The Chupacabra: Is It Real Or Just An Urban Legend?

If there’s one thing that we have in common with people from previous generations, it would be that we all love to share more than a couple of stories now and then. Of course, these tales come in varying genres, such as adventure, comedy, romance, and horror. For this article, however, we’ll be focusing on the latter.
At some point, we have all heard of fictional monsters such as the Bigfoot, orcs, ogres, and of course, vampires to some degree. Well, another creature that fits this lineup would surely be the chupacabra. An urban legend originating from Puerto Rico, this creature is often said to go hunting at night, preying on whatever livestock it finds and then sucking its blood dry. Other than the apparent loss of blood, the animal corpses tend to show little to no signs of injury, save for the puncture wounds it got from the chupacabra. Despite the many claims of eyewitness reports, however, there’s still no conclusive evidence to prove its existence, or if it ever even did. Even so, to its credit, one can’t deny the creature is still quite an interesting subject to talk about, so let’s get to it.


The creature got its name from two Spanish words: chupar (“to suck”) and cabra (“goat”). Combined together, it becomes chupacabra, meaning “goat sucker.” Like many stories, this one has to start somewhere. The first reported chupacabra attacks date back to March 1995, when eight sheep were found maimed. Each one had three puncture wounds on its chest and was allegedly drained of blood. Not long after, thanks to more and more reports, the chupacabra eventually garnered the same degree of popularity as the Bigfoot. The only difference on these newer reports, however, is that there were only two puncture wounds, and they were found on the neck instead of the chest area. Plus, unlike the name it was given, it sure looks like goats aren’t the only animals on this creature’s menu.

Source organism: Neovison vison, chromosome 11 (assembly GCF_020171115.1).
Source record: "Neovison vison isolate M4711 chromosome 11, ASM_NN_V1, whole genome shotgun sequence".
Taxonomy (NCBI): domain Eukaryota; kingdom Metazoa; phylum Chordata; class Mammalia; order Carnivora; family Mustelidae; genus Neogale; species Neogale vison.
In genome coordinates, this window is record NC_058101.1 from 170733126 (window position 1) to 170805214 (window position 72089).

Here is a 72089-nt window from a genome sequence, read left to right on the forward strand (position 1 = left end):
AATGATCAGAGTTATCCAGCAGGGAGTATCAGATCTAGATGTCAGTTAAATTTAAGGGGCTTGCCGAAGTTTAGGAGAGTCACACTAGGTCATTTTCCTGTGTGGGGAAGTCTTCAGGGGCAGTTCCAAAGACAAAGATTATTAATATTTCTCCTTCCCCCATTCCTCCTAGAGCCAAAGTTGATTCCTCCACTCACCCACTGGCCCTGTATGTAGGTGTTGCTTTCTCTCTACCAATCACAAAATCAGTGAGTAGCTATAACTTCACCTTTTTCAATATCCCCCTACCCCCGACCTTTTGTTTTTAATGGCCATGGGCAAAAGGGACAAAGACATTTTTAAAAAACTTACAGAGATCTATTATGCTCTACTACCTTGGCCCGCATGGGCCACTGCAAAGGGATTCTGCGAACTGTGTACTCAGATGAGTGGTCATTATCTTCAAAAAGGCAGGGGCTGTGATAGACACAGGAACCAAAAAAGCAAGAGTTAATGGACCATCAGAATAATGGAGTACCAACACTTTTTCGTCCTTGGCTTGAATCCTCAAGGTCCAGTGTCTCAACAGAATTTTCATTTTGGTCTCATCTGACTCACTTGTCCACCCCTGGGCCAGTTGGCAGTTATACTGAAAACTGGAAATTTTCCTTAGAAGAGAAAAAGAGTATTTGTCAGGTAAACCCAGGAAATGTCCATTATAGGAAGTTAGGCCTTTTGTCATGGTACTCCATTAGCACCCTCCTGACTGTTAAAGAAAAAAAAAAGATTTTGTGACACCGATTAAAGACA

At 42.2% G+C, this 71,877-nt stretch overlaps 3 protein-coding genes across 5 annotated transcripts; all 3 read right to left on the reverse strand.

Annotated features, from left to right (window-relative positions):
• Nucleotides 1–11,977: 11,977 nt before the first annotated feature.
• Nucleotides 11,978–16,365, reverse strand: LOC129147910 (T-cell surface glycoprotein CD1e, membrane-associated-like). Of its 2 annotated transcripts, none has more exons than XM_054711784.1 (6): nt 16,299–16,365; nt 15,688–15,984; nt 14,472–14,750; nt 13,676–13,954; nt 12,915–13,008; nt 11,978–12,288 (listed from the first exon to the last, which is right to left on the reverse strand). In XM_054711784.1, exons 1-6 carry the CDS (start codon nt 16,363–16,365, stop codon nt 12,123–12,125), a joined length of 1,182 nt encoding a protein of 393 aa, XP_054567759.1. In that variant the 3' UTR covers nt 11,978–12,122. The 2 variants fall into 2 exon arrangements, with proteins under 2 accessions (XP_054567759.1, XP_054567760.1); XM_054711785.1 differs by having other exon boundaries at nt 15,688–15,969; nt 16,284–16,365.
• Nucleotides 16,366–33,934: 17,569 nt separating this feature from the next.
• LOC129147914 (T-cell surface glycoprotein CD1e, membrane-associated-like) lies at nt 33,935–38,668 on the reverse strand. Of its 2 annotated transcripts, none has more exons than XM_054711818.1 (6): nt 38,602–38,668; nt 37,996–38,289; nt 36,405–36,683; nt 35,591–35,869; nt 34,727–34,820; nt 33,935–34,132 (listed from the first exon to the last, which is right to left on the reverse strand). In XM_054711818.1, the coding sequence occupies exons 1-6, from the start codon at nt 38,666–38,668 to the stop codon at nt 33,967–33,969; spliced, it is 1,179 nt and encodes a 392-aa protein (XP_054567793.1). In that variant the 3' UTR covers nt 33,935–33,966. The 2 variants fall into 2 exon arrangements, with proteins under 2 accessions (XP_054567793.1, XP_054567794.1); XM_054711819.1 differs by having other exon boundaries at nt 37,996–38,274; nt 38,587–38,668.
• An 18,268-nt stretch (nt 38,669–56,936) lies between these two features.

Reported Sightings

A few months after the first incident report in 1995, an eyewitness named Madelyne Tolentino, claimed to have seen the chupacabra in Canóvanas, a Puerto Rican town where the creature reportedly slaughtered an astounding 150 farm animals and pets. Besides Tolentino, more and more reports saying they saw it eventually came from other countries, such as Colombia, Chile, Panama, Peru, and a more recent one that took place in India back in 2018. Well, the number of sightings is surely impressive, but after some investments were made in further research, their credibility slowly began to dwindle.

Theories, And Suggestions

We’re all aware of the notion that quality is definitely above quantity. Perhaps the same can be said about the witness reports claiming to have seen this cryptid bloodsucker. As time went on, the reports began to differ and contradict in varying degrees. Some say the creature is bipedal, stands upright, and is ape-like in appearance. Meanwhile, more recent findings say it looks reptilian and ape-like. Besides looks, numerous people have also provided suggestions regarding how they came to be. Some far-out theories say that they’re extraterrestrial pets accidentally dropped by an unknown alien species. Meanwhile, others say they’re an underground organization’s test subjects for an experiment that somehow got away.

Research Findings

Besides these shaky claims, researchers also spent a significant amount of investment money studying this now-famous urban legend. One such notable study revolved around Tolentino’s witness report. Before she gave her testimony, Tolentino watched the horror/sci-fi movie Species. Turns out, she got confused between what was happening in the film and reality, leading her to believe that the chupacabra looked like the movie’s Sil creatures. With this account debunked, any hopes of finding a real chupacabra unsurprisingly dwindled, but the search doesn’t end there.
Although it may not be real, who’s to deny that there might be a living creature that resembles a chupacabra? With that said, many of the sightings around the United States often had the chupacabra described as having barely any fur, exposing a thickened skin, and a terrible odor. As it turns out, there’s a high chance these accounts may just have been a coyote infected with a parasite, causing them to look like the infamous urban legend. Along with coyotes, dogs are also potential candidates who could take credit for these animal casualties. After all, what do these two have in common when they attack their prey? They go for the jugular, hence the puncture wounds found on the neck.

By the looks of it, it’s safe to say that the chupacabra is arguably a literal case of “art imitates life.” Although it remains an urban legend, that shouldn’t be enough of a reason to keep us from making investments in exploring the unknown. After all, the world is full of mysteries, just waiting to be uncovered.